- America MUST Drill for Oil in The Arctic National Wildlife Refuge (ANWR) For a drug addict to quit a drug, the best solutions for the addict would be to slowly wean them self off the drug periodically. America can be viewed in a parallel way on its dependency for oil. America needs another source of oil to slowly lessen its overwhelming dependency on foreign oil and to help the process of finding another mass energy source. The Arctic National Wildlife Refuge better known as the ANWR is a rich treasure of oil and gas that can help lessen Americas need for foreign resources.... [tags: Alaska oil drilling]
853 words (2.4 pages)
- When Americans fill their tanks with gasoline, two questions come to mind: “How can we save money and why is gasoline extremely expensive. Due to the traumatizing events that occurred in 2008, when gas prices exceeded four dollars per gallon, fear and insecurity came upon many concerning the future increase on gasoline prices. As a result of the aforementioned events, oil drilling in the Arctic National Wildfire has been a constant political debate in the United States. America imports its gasoline from different countries due to the scarcity of resources, but these exporting countries are unvaryingly raising their prices on these barrels of crude oil and natural gas liquids to an extent tha... [tags: Environment]
1096 words (3.1 pages)
- America Does NOT Need to Drill in the Arctic National Wildlife Refuge Thesis: If the United States is going to choose to conserve energy responsibly, then our government's energies should not be focused on developing oil in the ANWR, but rather on the topics of conservation through higher fuel efficiency standards in vehicles and by developing alternative energy sources. Conservation, fuel efficiency and alternative energy sources are the solutions that will lead us to a long term and sustainable energy future.... [tags: Energy Policy Politics Research]
5395 words (15.4 pages)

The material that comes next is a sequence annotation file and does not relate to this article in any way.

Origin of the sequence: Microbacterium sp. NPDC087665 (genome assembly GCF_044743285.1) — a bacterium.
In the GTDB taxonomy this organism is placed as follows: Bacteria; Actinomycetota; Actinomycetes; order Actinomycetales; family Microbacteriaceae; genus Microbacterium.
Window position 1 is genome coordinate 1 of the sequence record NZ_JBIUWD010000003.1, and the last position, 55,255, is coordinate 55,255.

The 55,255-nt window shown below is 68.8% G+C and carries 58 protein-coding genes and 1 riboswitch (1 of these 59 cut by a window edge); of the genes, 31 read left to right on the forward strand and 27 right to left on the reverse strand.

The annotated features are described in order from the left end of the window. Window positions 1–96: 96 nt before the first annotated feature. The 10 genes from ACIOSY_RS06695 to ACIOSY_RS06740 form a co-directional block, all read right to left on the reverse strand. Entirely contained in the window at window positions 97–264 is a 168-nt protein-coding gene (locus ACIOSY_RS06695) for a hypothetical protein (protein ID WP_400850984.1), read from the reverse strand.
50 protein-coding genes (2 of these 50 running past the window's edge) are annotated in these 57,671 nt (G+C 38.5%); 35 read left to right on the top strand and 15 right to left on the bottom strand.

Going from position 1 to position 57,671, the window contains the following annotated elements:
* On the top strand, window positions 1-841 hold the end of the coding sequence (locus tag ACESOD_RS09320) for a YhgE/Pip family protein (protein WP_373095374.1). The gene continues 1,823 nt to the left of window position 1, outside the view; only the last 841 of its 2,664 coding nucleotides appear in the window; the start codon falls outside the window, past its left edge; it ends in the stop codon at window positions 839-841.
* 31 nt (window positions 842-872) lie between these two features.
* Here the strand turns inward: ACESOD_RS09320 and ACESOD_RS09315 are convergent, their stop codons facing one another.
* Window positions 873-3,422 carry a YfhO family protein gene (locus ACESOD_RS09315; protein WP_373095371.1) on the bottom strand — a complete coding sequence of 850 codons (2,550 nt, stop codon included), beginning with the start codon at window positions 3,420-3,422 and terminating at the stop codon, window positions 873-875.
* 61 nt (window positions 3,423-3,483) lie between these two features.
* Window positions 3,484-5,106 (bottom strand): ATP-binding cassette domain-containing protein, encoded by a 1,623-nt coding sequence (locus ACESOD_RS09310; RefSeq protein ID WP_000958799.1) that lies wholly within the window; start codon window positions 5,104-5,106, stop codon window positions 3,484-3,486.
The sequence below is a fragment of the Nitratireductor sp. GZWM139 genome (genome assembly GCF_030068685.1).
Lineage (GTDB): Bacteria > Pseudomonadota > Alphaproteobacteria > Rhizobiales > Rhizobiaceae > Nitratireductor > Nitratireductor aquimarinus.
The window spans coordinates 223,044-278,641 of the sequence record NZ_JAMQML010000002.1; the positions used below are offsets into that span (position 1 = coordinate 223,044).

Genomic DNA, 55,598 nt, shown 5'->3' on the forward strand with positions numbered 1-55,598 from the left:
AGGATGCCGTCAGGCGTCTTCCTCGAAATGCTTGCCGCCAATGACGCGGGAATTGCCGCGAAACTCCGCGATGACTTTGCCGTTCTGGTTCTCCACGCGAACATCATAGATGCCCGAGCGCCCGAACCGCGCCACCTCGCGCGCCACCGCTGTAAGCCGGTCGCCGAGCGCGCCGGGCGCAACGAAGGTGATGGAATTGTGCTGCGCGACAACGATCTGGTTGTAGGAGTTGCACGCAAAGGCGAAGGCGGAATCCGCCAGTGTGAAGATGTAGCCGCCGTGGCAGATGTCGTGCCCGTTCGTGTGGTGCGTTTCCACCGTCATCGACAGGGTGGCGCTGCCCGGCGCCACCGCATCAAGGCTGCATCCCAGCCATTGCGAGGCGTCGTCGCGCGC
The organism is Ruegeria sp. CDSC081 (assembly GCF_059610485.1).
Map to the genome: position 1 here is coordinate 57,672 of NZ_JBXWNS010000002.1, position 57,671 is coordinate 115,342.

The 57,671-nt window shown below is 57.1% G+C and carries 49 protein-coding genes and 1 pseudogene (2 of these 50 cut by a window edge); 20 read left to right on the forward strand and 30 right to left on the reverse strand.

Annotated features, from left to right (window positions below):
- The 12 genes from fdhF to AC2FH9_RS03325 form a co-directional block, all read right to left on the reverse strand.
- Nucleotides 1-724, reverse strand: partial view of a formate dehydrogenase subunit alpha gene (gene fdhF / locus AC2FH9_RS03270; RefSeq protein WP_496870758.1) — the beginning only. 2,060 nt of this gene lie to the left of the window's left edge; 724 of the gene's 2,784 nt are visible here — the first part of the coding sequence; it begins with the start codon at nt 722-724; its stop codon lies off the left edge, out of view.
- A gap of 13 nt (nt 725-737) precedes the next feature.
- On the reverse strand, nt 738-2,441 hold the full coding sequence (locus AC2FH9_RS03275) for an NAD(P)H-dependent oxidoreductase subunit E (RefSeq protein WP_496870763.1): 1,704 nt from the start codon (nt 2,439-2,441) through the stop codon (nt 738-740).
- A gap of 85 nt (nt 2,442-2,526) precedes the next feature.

- Alaska’s Arctic National Wildlife Refuge (ANWR), the crowned jewel of the nation’s 544 refuges is in danger of destruction (Lamar and Markey 12). ANWR has been in existence since 1960 and has slowly become one of the most controversial topics to hit Congress. ANWR is composed of 19 million acres on the northeast coast of Alaska. Although the government has been provided with this immense land they are fighting to gain more land. Why. ANWR is the second biggest oil field that is owned by the U.S.... [tags: Argumentative Essays, Environment]
1356 words (3.9 pages)
- North Shore Oil Exploration and Drilling There is some evidence that oil exists under the Arctic National Wildlife Refuge. This has led to a huge debate as to whether or not companies should be allowed to drill for this oil. A law was passed by congress in 1980 that states “production of oil and gas from the Arctic National Wildlife Refuge is prohibited and no leasing or other development leading to production of oil and gas from the [Refuge] shall be undertaken until authorized by an act of Congress.” If these oil companies do succeed in abolishing this law, then a land that has stood virtually untouched would be destroyed for what the United States Geological Survey has estimated is only... [tags: Oil Environment Argumentative Ecology Essays]
1099 words (3.1 pages)
- Over the last thirty years the United States has been faced with the problem of dependence on foreign countries for oil and the tight control that these exercise on the energy policies and economics of America. Many of these instances include: the oil embargos of the 1970s, the Iraqi invasion of Kuwait in 1990, and the terrorist attack on the World Trade Center in 2001. Since the 1970s, one solution offered to reduce our nation's dependence on foreign countries for oil has been opening up drilling in the Arctic National Wildlife Refuge (ANWR).... [tags: Argumentative persuasive Essays Ecology]
2537 words (7.2 pages)
- Alaskan National Wildlife Refuge Everyday we put tons of pollution into the air, water and ground. Our population is growing each day and in turn urbanization is expanding. Teddy Roosevelt, being an avid outdoorsmen, knew the importance of setting land aside for posterity sake and in doing do set a trend for later presidents. When Richard Nixon set land aside in Alaska, which became the Alaskan National Wildlife Refuge (ANWR), he set it aside to be never tainted by industrialization. Today republicans and some democrats want to repeal the title of National Wildlife Refuge and drill there for oil.... [tags: Papers]
766 words (2.2 pages)